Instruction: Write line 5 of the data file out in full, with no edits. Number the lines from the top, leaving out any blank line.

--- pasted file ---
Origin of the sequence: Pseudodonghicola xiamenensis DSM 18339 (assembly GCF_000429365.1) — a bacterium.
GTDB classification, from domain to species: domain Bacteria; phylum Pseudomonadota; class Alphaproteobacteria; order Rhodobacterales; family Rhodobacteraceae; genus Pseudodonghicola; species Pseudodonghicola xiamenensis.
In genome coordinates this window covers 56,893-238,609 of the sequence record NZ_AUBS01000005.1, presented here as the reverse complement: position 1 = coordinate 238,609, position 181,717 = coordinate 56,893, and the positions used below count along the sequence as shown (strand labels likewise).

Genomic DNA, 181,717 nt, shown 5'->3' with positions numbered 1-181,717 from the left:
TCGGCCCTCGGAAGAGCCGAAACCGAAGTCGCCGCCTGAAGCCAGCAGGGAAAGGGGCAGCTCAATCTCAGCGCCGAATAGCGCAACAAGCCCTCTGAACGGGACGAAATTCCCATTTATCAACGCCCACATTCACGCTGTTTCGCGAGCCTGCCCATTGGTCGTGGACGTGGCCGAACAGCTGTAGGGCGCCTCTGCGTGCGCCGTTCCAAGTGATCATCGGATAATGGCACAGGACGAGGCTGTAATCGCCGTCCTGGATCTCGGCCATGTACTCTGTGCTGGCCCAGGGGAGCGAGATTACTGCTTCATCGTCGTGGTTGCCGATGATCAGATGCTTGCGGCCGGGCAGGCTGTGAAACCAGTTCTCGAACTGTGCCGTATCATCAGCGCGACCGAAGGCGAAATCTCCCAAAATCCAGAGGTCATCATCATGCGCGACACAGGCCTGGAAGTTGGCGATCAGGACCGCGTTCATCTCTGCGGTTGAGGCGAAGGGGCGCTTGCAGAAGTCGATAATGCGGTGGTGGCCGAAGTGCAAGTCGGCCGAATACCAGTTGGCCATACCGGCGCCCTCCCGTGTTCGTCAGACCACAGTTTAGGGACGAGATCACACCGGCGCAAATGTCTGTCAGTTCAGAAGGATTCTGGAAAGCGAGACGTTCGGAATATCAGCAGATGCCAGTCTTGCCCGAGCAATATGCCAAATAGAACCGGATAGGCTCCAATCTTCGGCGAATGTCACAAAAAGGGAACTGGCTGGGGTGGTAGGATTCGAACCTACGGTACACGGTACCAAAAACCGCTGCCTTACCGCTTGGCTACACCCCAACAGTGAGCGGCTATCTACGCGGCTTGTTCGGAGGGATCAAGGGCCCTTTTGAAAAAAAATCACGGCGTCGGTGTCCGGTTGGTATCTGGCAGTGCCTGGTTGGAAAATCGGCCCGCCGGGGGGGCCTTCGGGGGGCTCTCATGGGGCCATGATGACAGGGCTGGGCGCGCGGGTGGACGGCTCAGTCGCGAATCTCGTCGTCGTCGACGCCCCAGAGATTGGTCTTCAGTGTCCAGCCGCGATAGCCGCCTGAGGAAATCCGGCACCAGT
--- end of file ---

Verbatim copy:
TCGGCCCTCGGAAGAGCCGAAACCGAAGTCGCCGCCTGAAGCCAGCAGGGAAAGGGGCAGCTCAATCTCAGCGCCGAATAGCGCAACAAGCCCTCTGAACGGGACGAAATTCCCATTTATCAACGCCCACATTCACGCTGTTTCGCGAGCCTGCCCATTGGTCGTGGACGTGGCCGAACAGCTGTAGGGCGCCTCTGCGTGCGCCGTTCCAAGTGATCATCGGATAATGGCACAGGACGAGGCTGTAATCGCCGTCCTGGATCTCGGCCATGTACTCTGTGCTGGCCCAGGGGAGCGAGATTACTGCTTCATCGTCGTGGTTGCCGATGATCAGATGCTTGCGGCCGGGCAGGCTGTGAAACCAGTTCTCGAACTGTGCCGTATCATCAGCGCGACCGAAGGCGAAATCTCCCAAAATCCAGAGGTCATCATCATGCGCGACACAGGCCTGGAAGTTGGCGATCAGGACCGCGTTCATCTCTGCGGTTGAGGCGAAGGGGCGCTTGCAGAAGTCGATAATGCGGTGGTGGCCGAAGTGCAAGTCGGCCGAATACCAGTTGGCCATACCGGCGCCCTCCCGTGTTCGTCAGACCACAGTTTAGGGACGAGATCACACCGGCGCAAATGTCTGTCAGTTCAGAAGGATTCTGGAAAGCGAGACGTTCGGAATATCAGCAGATGCCAGTCTTGCCCGAGCAATATGCCAAATAGAACCGGATAGGCTCCAATCTTCGGCGAATGTCACAAAAAGGGAACTGGCTGGGGTGGTAGGATTCGAACCTACGGTACACGGTACCAAAAACCGCTGCCTTACCGCTTGGCTACACCCCAACAGTGAGCGGCTATCTACGCGGCTTGTTCGGAGGGATCAAGGGCCCTTTTGAAAAAAAATCACGGCGTCGGTGTCCGGTTGGTATCTGGCAGTGCCTGGTTGGAAAATCGGCCCGCCGGGGGGGCCTTCGGGGGGCTCTCATGGGGCCATGATGACAGGGCTGGGCGCGCGGGTGGACGGCTCAGTCGCGAATCTCGTCGTCGTCGACGCCCCAGAGATTGGTCTTCAGTGTCCAGCCGCGATAGCCGCCTGAGGAAATCCGGCACCAGT